And the same goes for deriving self-worth from relationships, the number of friends, money, cars, status, fame, power, looks, and even intelligence.
Simply because these things that we use as reasons to feel good about ourselves and to feel worthy are all about the wrong, bad values.
They, deep inside, are about impressing other people. Getting other people’s attention. Making other people feel small because of you. Or even hurting other people (emotionally at least).
And when driven by bad values, one can never, ever, totally appreciate himself or what he is doing.
After all, those bad values, as mentioned above, are aimed at pleasing or impressing or intimidating other people. (That indicates fear as we’re going to see)
They might make other people appreciate you. But they will never make you appreciate yourself. And because you can’t appreciate yourself, those people will eventually see that and stop appreciating you.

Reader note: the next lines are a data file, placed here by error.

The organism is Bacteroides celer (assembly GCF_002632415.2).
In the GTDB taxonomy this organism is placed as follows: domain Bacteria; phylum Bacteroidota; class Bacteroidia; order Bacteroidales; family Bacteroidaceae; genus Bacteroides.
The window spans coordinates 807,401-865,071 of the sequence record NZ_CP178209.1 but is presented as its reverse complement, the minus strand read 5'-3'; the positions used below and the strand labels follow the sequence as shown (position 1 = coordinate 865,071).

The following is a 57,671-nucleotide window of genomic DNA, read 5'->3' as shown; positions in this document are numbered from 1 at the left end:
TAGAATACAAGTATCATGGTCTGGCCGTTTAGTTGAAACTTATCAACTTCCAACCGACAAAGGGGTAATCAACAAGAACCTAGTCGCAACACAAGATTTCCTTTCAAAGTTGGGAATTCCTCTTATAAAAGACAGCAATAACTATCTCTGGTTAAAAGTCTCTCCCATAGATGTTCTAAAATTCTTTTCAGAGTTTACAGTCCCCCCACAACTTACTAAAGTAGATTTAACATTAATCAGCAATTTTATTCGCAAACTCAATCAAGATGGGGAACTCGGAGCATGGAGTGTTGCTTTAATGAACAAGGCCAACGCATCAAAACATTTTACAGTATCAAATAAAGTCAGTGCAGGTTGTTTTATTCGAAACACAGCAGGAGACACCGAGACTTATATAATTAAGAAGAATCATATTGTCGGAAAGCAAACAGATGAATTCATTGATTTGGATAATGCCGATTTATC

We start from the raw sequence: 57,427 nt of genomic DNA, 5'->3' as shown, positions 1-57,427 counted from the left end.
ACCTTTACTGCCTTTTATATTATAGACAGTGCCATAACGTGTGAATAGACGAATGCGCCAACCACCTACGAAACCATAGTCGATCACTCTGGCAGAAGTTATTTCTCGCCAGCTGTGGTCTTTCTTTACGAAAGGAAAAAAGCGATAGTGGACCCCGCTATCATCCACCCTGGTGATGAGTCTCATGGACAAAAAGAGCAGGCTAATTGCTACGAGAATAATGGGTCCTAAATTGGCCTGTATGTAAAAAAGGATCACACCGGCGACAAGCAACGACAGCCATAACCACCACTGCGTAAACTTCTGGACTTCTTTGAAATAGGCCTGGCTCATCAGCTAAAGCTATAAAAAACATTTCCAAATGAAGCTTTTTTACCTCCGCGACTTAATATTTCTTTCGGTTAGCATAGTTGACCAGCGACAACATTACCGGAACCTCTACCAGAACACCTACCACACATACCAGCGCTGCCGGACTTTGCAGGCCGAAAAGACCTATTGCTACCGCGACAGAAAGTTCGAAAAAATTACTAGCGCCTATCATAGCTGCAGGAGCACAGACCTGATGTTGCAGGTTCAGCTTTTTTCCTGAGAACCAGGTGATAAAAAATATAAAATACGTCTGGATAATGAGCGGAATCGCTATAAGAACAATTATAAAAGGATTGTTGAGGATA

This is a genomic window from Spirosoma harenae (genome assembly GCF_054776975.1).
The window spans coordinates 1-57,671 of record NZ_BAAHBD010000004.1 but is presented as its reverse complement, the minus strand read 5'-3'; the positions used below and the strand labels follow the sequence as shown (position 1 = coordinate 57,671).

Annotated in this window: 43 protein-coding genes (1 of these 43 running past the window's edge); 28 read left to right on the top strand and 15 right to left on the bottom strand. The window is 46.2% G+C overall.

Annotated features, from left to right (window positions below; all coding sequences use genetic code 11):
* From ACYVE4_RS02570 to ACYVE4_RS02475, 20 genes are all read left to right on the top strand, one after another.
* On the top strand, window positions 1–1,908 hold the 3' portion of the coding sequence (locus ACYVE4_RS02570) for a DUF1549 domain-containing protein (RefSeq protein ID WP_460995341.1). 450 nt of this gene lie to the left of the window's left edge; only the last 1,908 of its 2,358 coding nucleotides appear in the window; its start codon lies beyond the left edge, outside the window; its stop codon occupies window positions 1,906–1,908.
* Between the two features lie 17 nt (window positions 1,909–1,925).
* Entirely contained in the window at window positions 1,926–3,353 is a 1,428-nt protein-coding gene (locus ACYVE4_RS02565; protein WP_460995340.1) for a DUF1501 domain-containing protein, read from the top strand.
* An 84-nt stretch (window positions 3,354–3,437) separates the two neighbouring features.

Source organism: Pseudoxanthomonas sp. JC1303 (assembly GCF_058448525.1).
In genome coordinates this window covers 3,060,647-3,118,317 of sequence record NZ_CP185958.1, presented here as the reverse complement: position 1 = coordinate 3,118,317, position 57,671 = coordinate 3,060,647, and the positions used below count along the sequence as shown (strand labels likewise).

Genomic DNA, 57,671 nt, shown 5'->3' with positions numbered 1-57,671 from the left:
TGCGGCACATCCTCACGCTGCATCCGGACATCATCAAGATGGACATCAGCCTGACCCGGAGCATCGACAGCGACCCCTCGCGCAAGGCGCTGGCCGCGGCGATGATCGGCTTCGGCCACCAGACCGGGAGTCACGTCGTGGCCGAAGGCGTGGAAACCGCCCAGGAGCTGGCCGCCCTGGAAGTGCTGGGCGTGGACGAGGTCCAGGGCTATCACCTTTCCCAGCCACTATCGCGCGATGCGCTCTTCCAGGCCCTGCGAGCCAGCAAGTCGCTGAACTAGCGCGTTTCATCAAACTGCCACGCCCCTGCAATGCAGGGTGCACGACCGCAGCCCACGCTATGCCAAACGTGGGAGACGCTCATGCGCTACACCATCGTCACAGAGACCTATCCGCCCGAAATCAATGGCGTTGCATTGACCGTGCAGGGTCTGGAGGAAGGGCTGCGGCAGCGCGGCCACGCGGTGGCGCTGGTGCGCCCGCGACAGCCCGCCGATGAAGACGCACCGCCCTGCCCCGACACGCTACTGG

But when someone derives his self-worth from reasons that are linked to good values, it’s a different game.
If he has a nice job, it’ll not be where his self-worth comes from. His self-worth will come from the fact that he is growing and developing. His self-worth may even come from the fact that he’s helping other people.
He may have nice relationships. And his romantic relationship rocks. But that is not where his actual self-worth comes from; his self-esteem comes from connection and empathy.
The reasons for his self-appreciation are about his values. And his values are about fulfilling himself. They are not about impressing other people.
Shift your values to shift your self-esteem
Since it’s all about the right reasons and, ultimately, the right values, it makes sense to examine your values honestly and openly.
First, you need to figure out your values. You can do that by asking questions.
What is the most important thing to you?
Why do you do what you do?
What kind of reward, if any, do you wait for when you do something?